British made

Our Company History

Our company was started in 1923 by a man named Thomas Flinn. Sheffield was, in those times (and for many years) a city where the majority of people were employed by something related to the steel industry and it's by products.
Whilst my initial link to this business is Frank Ellis (my Paternal Grandfather) meeting Thomas Flinn when he was approximately 14 years old and beginning a saw making apprenticeship with him. As one of 10 children, living in back to back housing it was common place to take such a work placement and aim to get your own house further down the same street as many of his siblings did. It seems this was, perhaps an inevitable piece of history. His own grandfather, Walter Ellis, was the President of the Edge Grinders Union (also known as the Saw Grinders Union). This was an important union in the fact that since the 1840s, they had fought to protect the rights of saw grinders in the city. In 1909, Walter was awarded a purse of gold for his service to the union (45 years as a member, 21 years as an officer and 16 years as President). From these dates, we believe that Walter would have joined the Union aged 11. This is likely to have been the norm for young lads starting work as there would have been no higher education options. The importance of this Union makes interesting reading for those who wish to delve further. The group formed and had some forceful ways of making company boss' adhere to the worker's rights - The Sheffield Outrages in 1867 involved murders and explosions by trade union militants. Whilst their ideals of encouraging worker rights was a good thing for future workers, there was a lot of force used to make men join the unions too. This meant Sheffield became instrumental in fighting for worker's rights which would have had a mass effect across the country.

Frank was an ambitious apprentice. He took home extra saw sharpening work at night to earn extra money. This hard work and dedication is how he was able to buy Thomas Flinn out of his own business in 1936. He would have been 26 years old. Becoming a business owner just before World War Two began, would have brought many changes to how his business operated as with all factories in Sheffield. He moved production on to MOD work and employed around 50 people at that time to make tin hats and other items required by the MOD. As with all war efforts, everyone did what was required to ensure the country ran smoothly.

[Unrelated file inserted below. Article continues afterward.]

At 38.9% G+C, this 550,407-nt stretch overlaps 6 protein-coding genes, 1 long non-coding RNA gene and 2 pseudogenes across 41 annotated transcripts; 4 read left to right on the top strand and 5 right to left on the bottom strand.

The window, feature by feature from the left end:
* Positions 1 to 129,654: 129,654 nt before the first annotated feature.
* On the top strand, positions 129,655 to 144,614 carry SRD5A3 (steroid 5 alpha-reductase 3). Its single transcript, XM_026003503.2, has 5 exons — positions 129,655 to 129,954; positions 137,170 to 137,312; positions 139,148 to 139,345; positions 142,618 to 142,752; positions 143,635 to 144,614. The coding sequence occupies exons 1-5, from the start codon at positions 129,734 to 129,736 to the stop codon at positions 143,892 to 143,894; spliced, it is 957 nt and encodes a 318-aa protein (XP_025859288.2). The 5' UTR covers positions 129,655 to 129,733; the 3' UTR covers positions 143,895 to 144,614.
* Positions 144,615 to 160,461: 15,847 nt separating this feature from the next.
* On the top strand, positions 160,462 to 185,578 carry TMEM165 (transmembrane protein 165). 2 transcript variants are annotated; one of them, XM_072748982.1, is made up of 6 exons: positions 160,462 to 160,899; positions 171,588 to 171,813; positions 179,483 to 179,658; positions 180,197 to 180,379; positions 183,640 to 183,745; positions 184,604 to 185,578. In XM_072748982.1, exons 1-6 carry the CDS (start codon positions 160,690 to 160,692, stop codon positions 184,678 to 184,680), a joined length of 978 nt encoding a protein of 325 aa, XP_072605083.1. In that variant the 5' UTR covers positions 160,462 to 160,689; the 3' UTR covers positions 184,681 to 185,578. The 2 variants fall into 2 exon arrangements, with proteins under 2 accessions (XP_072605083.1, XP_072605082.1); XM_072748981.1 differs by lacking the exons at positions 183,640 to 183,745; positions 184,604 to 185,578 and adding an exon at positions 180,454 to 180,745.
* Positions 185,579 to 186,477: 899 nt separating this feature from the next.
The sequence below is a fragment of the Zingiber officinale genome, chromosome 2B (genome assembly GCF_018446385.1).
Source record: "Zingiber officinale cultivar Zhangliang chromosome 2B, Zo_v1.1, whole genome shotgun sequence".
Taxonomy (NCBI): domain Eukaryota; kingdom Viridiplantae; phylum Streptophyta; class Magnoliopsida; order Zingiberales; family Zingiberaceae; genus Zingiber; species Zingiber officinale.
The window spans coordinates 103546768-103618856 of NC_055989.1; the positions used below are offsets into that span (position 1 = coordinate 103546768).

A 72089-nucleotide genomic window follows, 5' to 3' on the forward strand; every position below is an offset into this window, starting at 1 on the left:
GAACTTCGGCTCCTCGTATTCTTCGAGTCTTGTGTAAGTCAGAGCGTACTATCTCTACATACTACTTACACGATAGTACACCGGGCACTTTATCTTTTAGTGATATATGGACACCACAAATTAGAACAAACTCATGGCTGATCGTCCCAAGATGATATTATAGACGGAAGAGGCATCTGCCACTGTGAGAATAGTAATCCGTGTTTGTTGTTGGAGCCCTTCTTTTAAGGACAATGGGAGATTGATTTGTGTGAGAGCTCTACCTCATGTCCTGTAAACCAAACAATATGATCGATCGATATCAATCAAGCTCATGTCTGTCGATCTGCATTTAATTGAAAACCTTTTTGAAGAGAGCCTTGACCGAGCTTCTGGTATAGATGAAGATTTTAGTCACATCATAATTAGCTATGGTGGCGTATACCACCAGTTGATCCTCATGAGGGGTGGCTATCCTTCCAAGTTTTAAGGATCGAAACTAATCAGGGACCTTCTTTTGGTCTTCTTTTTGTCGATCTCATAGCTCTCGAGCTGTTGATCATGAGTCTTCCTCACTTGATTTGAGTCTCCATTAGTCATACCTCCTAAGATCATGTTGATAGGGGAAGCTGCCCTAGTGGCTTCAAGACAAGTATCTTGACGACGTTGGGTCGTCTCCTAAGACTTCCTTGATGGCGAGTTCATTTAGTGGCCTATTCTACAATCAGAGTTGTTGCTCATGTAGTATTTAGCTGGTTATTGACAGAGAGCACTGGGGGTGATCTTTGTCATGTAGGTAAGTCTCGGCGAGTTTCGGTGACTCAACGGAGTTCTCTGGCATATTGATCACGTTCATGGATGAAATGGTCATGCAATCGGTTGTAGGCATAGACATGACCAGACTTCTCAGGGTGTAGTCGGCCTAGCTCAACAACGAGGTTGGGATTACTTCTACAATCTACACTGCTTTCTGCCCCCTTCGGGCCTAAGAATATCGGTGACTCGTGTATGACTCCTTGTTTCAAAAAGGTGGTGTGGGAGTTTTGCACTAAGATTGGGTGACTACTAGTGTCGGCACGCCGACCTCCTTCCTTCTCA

My Father (Frank Philip Ellis) joined the business upon leaving school at 16 and has been here ever since (and has the grey hairs to prove it!!) He claims to have been spraying handles for pocket money since the age of 10.

Over the years, the business has evolved to suit the times. In Philip's early days, the business made very few types of saws and did not have the competition from overseas imports but he had the foresight to continue and follow a path creating high quality saws whose manufacturing may have died off otherwise. Philip also had to ensure survival during an era which saw a huge surge of importation of cheaper mass-produced goods from the Far East. This was a difficult time as small businesses could not compete with the prices on these goods. It meant that to survive, we needed to continue a different market level of goods. It is through this that we now make the Pax saws purchased from Sanderson Kayser, which was once a large steel producer who made a range of tools as well. Even in the 1960's, Sanderson Kayser had 32 acres of factory, 1400 employees and at their Atttercliffe based site, used 2,500,000 gallons of water every 24 hour working day drawn from the River Don. This reflects only a small portion of industry that Sheffield used to have - smog was a common thing in the 1960s. The PAX brand started in 1776.

In 1999, the Garlick Saw Company which featured the Lynx brand of saws was also acquired by us. Less is known to me of the origins of this company, but it began in 1858 here in Sheffield.

In June 2008, we acquired the Roberts & Lee saw company. This was the last other known saw manufacturers in the UK, with its origins based in Enfield, near London. The Dorchester line of saws came from this acquisition.

Summer 2014 was an interesting time as we also become a Hand Plane manufacturer after we acquired Clifton Planes. We have pushed this traditional, high quality brand from strength to strength with additional items to the ranges.
From a small work force, we now produce a wide range of hand saws and hand planes that are shipped world-wide and are held in great esteem by those who use them. Our ideals mean that we feel it is important to fly the British flag when it comes to the tooling industry as it is through this mentality that we have found our great customer base and means we want to provide our customers with only the best products.

As you can see, much of our company history now incorporates the history of the Pax and Lynx brands, which both have origins in the 18th century. This means that they are some of the oldest saws still in production today and it seems somewhat sad that some of our products, such as the William Greaves saws came from some of the largest and now diminished companies that were once prolific in Sheffield. We feel it is a great honour to be able to promote our products as a mark of true Sheffield quality. A piece of history still made today.

I hope you enjoy our website, which aims to encourage purchasing from a range of small, independent tool manufacturers. Purchasing from such companies, really does make a difference and helps us to continue the work of our ancestors and ensure that these tools remain part of Britain's manufacturing future.


Katie Ellis